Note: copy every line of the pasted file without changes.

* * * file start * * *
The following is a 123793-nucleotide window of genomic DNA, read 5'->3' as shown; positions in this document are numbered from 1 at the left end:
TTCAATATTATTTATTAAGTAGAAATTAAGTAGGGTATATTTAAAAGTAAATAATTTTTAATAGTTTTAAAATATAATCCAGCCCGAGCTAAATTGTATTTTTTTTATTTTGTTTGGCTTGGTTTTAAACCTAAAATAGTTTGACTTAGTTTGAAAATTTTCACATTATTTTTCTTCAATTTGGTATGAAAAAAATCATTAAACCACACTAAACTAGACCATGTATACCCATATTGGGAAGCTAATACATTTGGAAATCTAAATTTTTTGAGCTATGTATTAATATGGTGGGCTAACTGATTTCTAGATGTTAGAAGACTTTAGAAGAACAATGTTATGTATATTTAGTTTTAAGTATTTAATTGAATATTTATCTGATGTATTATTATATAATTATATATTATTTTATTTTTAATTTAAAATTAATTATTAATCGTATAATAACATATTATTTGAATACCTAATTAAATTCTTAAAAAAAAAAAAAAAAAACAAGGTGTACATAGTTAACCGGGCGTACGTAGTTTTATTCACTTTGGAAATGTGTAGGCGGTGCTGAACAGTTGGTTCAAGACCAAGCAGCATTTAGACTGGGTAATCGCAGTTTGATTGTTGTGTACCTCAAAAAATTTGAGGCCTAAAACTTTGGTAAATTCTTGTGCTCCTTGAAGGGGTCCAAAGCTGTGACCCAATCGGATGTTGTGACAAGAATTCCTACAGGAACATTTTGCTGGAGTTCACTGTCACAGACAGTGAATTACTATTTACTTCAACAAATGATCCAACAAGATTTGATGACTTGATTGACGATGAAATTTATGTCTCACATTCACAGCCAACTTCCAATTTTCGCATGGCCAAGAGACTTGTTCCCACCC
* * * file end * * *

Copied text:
The following is a 123793-nucleotide window of genomic DNA, read 5'->3' as shown; positions in this document are numbered from 1 at the left end:
TTCAATATTATTTATTAAGTAGAAATTAAGTAGGGTATATTTAAAAGTAAATAATTTTTAATAGTTTTAAAATATAATCCAGCCCGAGCTAAATTGTATTTTTTTTATTTTGTTTGGCTTGGTTTTAAACCTAAAATAGTTTGACTTAGTTTGAAAATTTTCACATTATTTTTCTTCAATTTGGTATGAAAAAAATCATTAAACCACACTAAACTAGACCATGTATACCCATATTGGGAAGCTAATACATTTGGAAATCTAAATTTTTTGAGCTATGTATTAATATGGTGGGCTAACTGATTTCTAGATGTTAGAAGACTTTAGAAGAACAATGTTATGTATATTTAGTTTTAAGTATTTAATTGAATATTTATCTGATGTATTATTATATAATTATATATTATTTTATTTTTAATTTAAAATTAATTATTAATCGTATAATAACATATTATTTGAATACCTAATTAAATTCTTAAAAAAAAAAAAAAAAAACAAGGTGTACATAGTTAACCGGGCGTACGTAGTTTTATTCACTTTGGAAATGTGTAGGCGGTGCTGAACAGTTGGTTCAAGACCAAGCAGCATTTAGACTGGGTAATCGCAGTTTGATTGTTGTGTACCTCAAAAAATTTGAGGCCTAAAACTTTGGTAAATTCTTGTGCTCCTTGAAGGGGTCCAAAGCTGTGACCCAATCGGATGTTGTGACAAGAATTCCTACAGGAACATTTTGCTGGAGTTCACTGTCACAGACAGTGAATTACTATTTACTTCAACAAATGATCCAACAAGATTTGATGACTTGATTGACGATGAAATTTATGTCTCACATTCACAGCCAACTTCCAATTTTCGCATGGCCAAGAGACTTGTTCCCACCC